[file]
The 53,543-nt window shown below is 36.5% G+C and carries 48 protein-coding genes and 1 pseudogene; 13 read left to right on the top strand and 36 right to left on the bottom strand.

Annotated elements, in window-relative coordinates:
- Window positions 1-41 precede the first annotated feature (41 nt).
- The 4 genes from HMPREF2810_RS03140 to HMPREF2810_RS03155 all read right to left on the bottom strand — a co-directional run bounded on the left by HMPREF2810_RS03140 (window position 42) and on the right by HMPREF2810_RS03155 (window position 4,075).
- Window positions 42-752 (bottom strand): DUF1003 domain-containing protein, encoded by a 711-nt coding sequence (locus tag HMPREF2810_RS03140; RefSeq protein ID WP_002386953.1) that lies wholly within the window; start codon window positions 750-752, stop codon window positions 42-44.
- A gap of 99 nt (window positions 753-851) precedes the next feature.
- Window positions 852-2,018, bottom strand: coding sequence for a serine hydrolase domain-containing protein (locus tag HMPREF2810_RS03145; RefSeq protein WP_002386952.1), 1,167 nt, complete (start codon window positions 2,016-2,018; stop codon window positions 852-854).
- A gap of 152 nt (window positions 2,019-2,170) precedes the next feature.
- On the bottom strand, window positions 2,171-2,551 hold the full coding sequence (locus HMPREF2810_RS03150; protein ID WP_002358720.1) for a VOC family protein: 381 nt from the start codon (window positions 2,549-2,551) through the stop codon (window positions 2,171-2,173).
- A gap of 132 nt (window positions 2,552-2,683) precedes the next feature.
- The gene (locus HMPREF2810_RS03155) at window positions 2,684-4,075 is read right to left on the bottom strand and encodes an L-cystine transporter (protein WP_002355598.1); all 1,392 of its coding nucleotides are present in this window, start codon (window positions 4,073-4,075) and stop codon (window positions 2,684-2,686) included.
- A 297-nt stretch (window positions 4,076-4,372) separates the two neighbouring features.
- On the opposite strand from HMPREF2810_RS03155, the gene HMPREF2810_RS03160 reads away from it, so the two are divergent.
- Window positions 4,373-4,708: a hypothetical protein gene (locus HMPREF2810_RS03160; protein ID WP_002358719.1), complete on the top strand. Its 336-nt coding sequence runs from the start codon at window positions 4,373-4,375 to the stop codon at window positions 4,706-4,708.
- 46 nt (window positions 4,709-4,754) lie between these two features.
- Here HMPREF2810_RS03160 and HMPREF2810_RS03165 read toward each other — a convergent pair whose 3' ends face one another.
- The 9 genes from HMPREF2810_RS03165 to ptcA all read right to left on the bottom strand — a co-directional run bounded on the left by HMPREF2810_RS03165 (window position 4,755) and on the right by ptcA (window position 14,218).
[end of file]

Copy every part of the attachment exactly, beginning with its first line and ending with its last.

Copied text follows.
The 53,543-nt window shown below is 36.5% G+C and carries 48 protein-coding genes and 1 pseudogene; 13 read left to right on the top strand and 36 right to left on the bottom strand.

Annotated elements, in window-relative coordinates:
- Window positions 1-41 precede the first annotated feature (41 nt).
- The 4 genes from HMPREF2810_RS03140 to HMPREF2810_RS03155 all read right to left on the bottom strand — a co-directional run bounded on the left by HMPREF2810_RS03140 (window position 42) and on the right by HMPREF2810_RS03155 (window position 4,075).
- Window positions 42-752 (bottom strand): DUF1003 domain-containing protein, encoded by a 711-nt coding sequence (locus tag HMPREF2810_RS03140; RefSeq protein ID WP_002386953.1) that lies wholly within the window; start codon window positions 750-752, stop codon window positions 42-44.
- A gap of 99 nt (window positions 753-851) precedes the next feature.
- Window positions 852-2,018, bottom strand: coding sequence for a serine hydrolase domain-containing protein (locus tag HMPREF2810_RS03145; RefSeq protein WP_002386952.1), 1,167 nt, complete (start codon window positions 2,016-2,018; stop codon window positions 852-854).
- A gap of 152 nt (window positions 2,019-2,170) precedes the next feature.
- On the bottom strand, window positions 2,171-2,551 hold the full coding sequence (locus HMPREF2810_RS03150; protein ID WP_002358720.1) for a VOC family protein: 381 nt from the start codon (window positions 2,549-2,551) through the stop codon (window positions 2,171-2,173).
- A gap of 132 nt (window positions 2,552-2,683) precedes the next feature.
- The gene (locus HMPREF2810_RS03155) at window positions 2,684-4,075 is read right to left on the bottom strand and encodes an L-cystine transporter (protein WP_002355598.1); all 1,392 of its coding nucleotides are present in this window, start codon (window positions 4,073-4,075) and stop codon (window positions 2,684-2,686) included.
- A 297-nt stretch (window positions 4,076-4,372) separates the two neighbouring features.
- On the opposite strand from HMPREF2810_RS03155, the gene HMPREF2810_RS03160 reads away from it, so the two are divergent.
- Window positions 4,373-4,708: a hypothetical protein gene (locus HMPREF2810_RS03160; protein ID WP_002358719.1), complete on the top strand. Its 336-nt coding sequence runs from the start codon at window positions 4,373-4,375 to the stop codon at window positions 4,706-4,708.
- 46 nt (window positions 4,709-4,754) lie between these two features.
- Here HMPREF2810_RS03160 and HMPREF2810_RS03165 read toward each other — a convergent pair whose 3' ends face one another.
- The 9 genes from HMPREF2810_RS03165 to ptcA all read right to left on the bottom strand — a co-directional run bounded on the left by HMPREF2810_RS03165 (window position 4,755) and on the right by ptcA (window position 14,218).